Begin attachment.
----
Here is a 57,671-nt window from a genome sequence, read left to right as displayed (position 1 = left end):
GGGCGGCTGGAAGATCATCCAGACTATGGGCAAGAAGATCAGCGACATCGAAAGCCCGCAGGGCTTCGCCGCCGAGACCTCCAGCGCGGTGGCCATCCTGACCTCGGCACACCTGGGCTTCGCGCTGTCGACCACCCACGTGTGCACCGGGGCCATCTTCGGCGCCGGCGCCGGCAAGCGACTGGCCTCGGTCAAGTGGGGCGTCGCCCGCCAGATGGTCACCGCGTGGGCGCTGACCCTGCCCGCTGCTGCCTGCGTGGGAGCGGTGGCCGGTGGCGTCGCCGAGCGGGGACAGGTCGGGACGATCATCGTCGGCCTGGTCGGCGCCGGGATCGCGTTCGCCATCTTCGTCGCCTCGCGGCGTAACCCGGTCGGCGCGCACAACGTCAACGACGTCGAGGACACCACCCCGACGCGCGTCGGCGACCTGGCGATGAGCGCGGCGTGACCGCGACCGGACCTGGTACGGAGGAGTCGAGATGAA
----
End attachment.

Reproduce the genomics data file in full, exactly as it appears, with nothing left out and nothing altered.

Here is a 57,671-nt window from a genome sequence, read left to right as displayed (position 1 = left end):
GGGCGGCTGGAAGATCATCCAGACTATGGGCAAGAAGATCAGCGACATCGAAAGCCCGCAGGGCTTCGCCGCCGAGACCTCCAGCGCGGTGGCCATCCTGACCTCGGCACACCTGGGCTTCGCGCTGTCGACCACCCACGTGTGCACCGGGGCCATCTTCGGCGCCGGCGCCGGCAAGCGACTGGCCTCGGTCAAGTGGGGCGTCGCCCGCCAGATGGTCACCGCGTGGGCGCTGACCCTGCCCGCTGCTGCCTGCGTGGGAGCGGTGGCCGGTGGCGTCGCCGAGCGGGGACAGGTCGGGACGATCATCGTCGGCCTGGTCGGCGCCGGGATCGCGTTCGCCATCTTCGTCGCCTCGCGGCGTAACCCGGTCGGCGCGCACAACGTCAACGACGTCGAGGACACCACCCCGACGCGCGTCGGCGACCTGGCGATGAGCGCGGCGTGACCGCGACCGGACCTGGTACGGAGGAGTCGAGATGAA